Fill out form below!

Inheritance Cover Reveal

23 March 2011

feast your eyes on this. it reminds me of Glaedr (the golden dragon on Brisngr). I mean, take a look at this incredible cover:

do you like the cover?! I mean, it means that the book is closer, the book is real!!!!!!

Review: The Clockwork Angel

title: The Clockwork Angel
author: Cassandra Clare
stars: 5
summary from goodreads
pages: 476

When sixteen-year-old Tessa Gray crosses the ocean to find her brother, her destination is England, the time is the reign of Queen Victoria, and something terrifying is waiting for her in London's Downworld, where vampires, warlocks and other supernatural folk stalk the gaslit streets. Only the Shadowhunters, warriors dedicated to ridding the world of demons, keep order amidst the chaos.

Kidnapped by the mysterious Dark Sisters, members of a secret organization called The Pandemonium Club, Tessa soon learns that she herself is a Downworlder with a rare ability: the power to transform, at will, into another person. What's more, the Magister, the shadowy figure who runs the Club, will stop at nothing to claim Tessa's power for his own.

Friendless and hunted, Tessa takes refuge with the Shadowhunters of the London Institute, who swear to find her brother if she will use her power to help them. She soon finds herself fascinated by--and torn between--two best friends: James, whose fragile beauty hides a deadly secret, and blue-eyed Will, whose caustic wit and volatile moods keep everyone in his life at arm's length...everyone, that is, but Tessa. As their search draws them deep into the heart of an arcane plot that threatens to destroy the Shadowhunters, Tessa realizes that she may need to choose between saving her brother and helping her new friends save the world...and that love may be the most dangerous magic of all.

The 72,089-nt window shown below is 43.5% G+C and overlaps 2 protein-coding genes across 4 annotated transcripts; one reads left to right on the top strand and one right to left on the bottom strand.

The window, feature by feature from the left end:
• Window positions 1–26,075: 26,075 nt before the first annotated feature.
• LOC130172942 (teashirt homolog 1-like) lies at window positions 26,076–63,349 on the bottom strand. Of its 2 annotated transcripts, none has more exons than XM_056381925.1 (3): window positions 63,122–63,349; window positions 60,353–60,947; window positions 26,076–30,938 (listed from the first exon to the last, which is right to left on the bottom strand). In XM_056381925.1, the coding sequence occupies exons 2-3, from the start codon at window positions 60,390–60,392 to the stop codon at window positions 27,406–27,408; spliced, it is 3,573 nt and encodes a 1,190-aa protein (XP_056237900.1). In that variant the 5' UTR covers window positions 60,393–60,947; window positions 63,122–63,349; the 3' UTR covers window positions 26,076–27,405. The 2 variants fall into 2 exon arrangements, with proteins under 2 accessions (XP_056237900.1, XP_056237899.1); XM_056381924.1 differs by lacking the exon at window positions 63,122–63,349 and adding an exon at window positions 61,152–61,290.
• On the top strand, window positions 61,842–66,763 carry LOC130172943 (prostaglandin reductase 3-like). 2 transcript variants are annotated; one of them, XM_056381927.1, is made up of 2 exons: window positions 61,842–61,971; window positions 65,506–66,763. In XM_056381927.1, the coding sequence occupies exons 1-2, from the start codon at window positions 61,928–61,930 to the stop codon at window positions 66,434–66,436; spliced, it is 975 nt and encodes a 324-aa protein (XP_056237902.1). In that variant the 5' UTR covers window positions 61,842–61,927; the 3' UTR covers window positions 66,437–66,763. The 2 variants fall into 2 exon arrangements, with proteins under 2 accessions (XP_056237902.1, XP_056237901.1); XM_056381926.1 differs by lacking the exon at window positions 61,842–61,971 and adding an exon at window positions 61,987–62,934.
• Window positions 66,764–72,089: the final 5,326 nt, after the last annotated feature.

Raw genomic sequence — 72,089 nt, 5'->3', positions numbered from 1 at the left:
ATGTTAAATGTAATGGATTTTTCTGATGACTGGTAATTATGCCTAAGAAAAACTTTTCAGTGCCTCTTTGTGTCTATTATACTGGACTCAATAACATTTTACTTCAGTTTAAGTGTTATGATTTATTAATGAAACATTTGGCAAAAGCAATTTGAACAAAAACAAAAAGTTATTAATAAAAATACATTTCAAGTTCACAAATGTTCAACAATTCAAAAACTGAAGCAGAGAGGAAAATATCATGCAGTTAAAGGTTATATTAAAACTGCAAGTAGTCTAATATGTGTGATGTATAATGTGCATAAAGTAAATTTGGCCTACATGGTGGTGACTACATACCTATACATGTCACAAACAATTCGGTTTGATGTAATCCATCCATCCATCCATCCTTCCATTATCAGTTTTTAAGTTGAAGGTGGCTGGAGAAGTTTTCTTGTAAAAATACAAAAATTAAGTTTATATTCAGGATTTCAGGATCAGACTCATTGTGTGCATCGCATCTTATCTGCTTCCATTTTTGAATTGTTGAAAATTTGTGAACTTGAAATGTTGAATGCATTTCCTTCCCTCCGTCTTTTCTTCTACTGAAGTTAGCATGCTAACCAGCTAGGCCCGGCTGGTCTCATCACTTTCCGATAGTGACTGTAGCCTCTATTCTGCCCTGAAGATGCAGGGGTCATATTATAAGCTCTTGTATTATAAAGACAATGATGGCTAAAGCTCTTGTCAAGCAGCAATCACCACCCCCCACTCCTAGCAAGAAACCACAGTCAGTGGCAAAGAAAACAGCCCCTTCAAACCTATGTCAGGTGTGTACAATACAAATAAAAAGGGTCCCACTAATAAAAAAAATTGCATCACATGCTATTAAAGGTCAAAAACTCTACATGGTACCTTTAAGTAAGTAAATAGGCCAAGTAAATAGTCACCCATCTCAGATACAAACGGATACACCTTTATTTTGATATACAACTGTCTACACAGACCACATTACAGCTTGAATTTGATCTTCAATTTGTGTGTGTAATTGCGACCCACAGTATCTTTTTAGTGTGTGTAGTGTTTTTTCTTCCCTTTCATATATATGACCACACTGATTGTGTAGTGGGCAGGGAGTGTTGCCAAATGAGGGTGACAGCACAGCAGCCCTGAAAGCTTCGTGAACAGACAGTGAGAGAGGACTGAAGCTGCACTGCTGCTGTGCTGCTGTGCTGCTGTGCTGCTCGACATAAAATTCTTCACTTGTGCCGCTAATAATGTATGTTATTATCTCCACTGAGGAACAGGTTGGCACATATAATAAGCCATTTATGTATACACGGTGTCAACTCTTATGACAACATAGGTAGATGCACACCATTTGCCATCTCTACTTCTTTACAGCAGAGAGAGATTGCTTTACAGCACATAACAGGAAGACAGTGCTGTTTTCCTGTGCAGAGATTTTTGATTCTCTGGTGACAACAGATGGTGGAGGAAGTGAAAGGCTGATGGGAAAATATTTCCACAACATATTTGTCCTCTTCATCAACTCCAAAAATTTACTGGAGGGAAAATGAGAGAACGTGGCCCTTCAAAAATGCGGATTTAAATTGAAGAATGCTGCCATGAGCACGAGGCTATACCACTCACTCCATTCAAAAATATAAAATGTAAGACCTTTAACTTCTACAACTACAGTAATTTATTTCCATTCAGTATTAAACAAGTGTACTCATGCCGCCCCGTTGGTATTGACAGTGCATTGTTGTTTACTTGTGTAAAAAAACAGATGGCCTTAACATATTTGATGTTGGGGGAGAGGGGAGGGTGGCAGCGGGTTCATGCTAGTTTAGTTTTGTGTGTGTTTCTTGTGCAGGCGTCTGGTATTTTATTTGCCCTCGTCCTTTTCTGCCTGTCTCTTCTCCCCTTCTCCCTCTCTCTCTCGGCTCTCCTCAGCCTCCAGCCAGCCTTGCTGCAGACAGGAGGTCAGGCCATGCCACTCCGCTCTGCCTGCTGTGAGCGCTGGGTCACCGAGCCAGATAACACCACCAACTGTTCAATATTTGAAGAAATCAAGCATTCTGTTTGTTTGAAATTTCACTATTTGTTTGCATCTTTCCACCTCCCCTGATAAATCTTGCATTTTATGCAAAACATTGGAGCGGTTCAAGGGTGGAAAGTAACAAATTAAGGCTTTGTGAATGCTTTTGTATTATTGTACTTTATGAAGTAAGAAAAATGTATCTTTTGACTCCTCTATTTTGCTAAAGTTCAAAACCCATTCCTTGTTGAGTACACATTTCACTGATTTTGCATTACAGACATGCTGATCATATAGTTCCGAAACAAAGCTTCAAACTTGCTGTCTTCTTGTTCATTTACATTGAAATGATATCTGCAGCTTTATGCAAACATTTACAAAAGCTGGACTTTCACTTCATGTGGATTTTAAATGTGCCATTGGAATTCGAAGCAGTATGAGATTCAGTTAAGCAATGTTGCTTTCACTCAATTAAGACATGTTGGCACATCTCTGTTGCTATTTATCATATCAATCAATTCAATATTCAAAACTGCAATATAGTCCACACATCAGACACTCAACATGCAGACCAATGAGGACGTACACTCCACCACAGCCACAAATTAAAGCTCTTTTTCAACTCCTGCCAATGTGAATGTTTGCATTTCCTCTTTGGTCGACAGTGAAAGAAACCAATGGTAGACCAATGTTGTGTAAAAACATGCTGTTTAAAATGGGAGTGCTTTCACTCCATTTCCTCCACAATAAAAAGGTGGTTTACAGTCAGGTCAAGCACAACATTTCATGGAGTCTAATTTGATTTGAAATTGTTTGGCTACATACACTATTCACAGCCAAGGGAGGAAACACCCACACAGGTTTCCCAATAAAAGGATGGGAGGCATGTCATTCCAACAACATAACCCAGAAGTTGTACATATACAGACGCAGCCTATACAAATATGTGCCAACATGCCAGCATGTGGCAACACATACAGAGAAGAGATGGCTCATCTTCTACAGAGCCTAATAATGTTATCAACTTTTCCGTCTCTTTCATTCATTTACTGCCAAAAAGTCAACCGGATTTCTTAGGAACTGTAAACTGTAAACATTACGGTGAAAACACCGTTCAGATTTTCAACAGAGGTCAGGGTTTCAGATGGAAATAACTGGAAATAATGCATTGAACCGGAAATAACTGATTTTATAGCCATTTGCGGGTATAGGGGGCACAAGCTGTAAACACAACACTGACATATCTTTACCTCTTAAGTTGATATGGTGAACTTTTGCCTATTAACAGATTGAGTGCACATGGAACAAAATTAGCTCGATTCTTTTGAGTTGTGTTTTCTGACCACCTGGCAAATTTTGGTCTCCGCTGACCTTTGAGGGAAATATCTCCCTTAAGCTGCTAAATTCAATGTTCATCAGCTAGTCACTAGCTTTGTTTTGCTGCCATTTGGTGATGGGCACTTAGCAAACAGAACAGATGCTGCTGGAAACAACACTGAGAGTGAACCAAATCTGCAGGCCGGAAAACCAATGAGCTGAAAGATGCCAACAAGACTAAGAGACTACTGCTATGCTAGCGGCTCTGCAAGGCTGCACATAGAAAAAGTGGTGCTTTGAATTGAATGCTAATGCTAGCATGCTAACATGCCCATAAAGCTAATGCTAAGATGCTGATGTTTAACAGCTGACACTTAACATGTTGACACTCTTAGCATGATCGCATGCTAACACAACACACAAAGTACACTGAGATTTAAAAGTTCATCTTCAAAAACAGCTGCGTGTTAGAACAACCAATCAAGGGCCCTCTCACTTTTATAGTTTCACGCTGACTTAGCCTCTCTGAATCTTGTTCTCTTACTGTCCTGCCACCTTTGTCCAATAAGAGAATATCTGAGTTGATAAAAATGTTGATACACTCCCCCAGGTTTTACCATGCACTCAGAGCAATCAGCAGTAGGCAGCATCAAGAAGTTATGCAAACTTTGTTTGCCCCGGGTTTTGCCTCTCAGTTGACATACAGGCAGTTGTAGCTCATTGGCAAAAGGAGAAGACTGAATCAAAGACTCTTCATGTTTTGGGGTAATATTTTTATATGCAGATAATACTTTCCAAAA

my thoughts:
  I know I read this long ago, but I realized just recently that I didn't post a review.
 At first, I kind of didn't like the story, because I wanted it to be like The Mortal Instruments (and not matter what, The Mortal Instruments will always be my favourite) but as I got deeper, I started to like it. I re-read it several times over, and finally understood it all, then slapped my face and said "OH!!!!! I get it now!!! I love this book!"
  Will is like the Jace of the past. Haughty, arrogant, and hot. Jem is like, this gorgeous, silvery Asian guy with silver eyes and a gentle character that I love so much. Unfortunatley, he's doomed to die. And Will is an arse. Why is it so hard to choose?
  But Cassandra Clare, like always, gave all her characters so much....character. They were real, which is hard to do considering all the fake-like characters in other teen literature these days. Clare's work is a rare, and very wonderful, exception.
  The machine-work topic was creative, but not so much my favourite. The only things I really enjoyed were the complex characters and their habits, and their speech and their personality. Everything about the characters, mostly Jem and Will.

Review and Giveaway: Dreadfully Ever After

21 March 2011

Pride and Prejudice and Zombies and its prequel, Dawn of the Dreadfuls, were both New York Times best sellers, with a combined 1.3 million copies in print. Now the PPZ trilogy comes to a thrilling conclusion with Pride and Prejudice and Zombies: Dreadfully Ever After.

The story opens with our newly married protagonists, Elizabeth and Fitzwilliam Darcy, defending their village from an army of flesh-eating “unmentionables.” But the honeymoon has barely begun when poor Mr. Darcy is nipped by a rampaging dreadful. Elizabeth knows the proper course of action is to promptly behead her husband (and then burn the corpse, just to be safe). But when she learns of a miracle antidote under development in London, she realizes there may be one last chance to save her true love—and for everyone to live happily ever after.